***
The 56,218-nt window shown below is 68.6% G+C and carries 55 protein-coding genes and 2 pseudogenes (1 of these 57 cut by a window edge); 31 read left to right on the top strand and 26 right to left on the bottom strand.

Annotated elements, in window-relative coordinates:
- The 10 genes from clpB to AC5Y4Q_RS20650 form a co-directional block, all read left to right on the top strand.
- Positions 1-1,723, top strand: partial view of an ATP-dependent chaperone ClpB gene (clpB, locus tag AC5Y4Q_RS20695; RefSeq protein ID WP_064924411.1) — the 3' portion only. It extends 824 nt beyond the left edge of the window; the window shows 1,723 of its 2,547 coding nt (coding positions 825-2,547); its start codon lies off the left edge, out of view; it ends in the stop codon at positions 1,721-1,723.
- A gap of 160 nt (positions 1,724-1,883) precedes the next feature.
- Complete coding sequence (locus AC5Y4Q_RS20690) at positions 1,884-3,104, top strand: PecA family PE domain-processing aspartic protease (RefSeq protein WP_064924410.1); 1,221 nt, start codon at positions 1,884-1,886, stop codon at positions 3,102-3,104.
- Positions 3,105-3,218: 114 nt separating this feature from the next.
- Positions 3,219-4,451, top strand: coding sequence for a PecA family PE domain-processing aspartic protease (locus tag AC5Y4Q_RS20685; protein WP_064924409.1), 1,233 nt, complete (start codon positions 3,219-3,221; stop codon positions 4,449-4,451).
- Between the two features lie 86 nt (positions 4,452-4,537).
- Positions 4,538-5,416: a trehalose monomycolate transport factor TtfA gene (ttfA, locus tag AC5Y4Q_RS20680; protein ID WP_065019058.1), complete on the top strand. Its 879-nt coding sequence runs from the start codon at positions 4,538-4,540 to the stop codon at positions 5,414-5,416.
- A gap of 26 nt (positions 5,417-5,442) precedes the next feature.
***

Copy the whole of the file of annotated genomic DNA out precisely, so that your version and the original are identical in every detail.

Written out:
The 56,218-nt window shown below is 68.6% G+C and carries 55 protein-coding genes and 2 pseudogenes (1 of these 57 cut by a window edge); 31 read left to right on the top strand and 26 right to left on the bottom strand.

Annotated elements, in window-relative coordinates:
- The 10 genes from clpB to AC5Y4Q_RS20650 form a co-directional block, all read left to right on the top strand.
- Positions 1-1,723, top strand: partial view of an ATP-dependent chaperone ClpB gene (clpB, locus tag AC5Y4Q_RS20695; RefSeq protein ID WP_064924411.1) — the 3' portion only. It extends 824 nt beyond the left edge of the window; the window shows 1,723 of its 2,547 coding nt (coding positions 825-2,547); its start codon lies off the left edge, out of view; it ends in the stop codon at positions 1,721-1,723.
- A gap of 160 nt (positions 1,724-1,883) precedes the next feature.
- Complete coding sequence (locus AC5Y4Q_RS20690) at positions 1,884-3,104, top strand: PecA family PE domain-processing aspartic protease (RefSeq protein WP_064924410.1); 1,221 nt, start codon at positions 1,884-1,886, stop codon at positions 3,102-3,104.
- Positions 3,105-3,218: 114 nt separating this feature from the next.
- Positions 3,219-4,451, top strand: coding sequence for a PecA family PE domain-processing aspartic protease (locus tag AC5Y4Q_RS20685; protein WP_064924409.1), 1,233 nt, complete (start codon positions 3,219-3,221; stop codon positions 4,449-4,451).
- Between the two features lie 86 nt (positions 4,452-4,537).
- Positions 4,538-5,416: a trehalose monomycolate transport factor TtfA gene (ttfA, locus tag AC5Y4Q_RS20680; protein ID WP_065019058.1), complete on the top strand. Its 879-nt coding sequence runs from the start codon at positions 4,538-4,540 to the stop codon at positions 5,414-5,416.
- A gap of 26 nt (positions 5,417-5,442) precedes the next feature.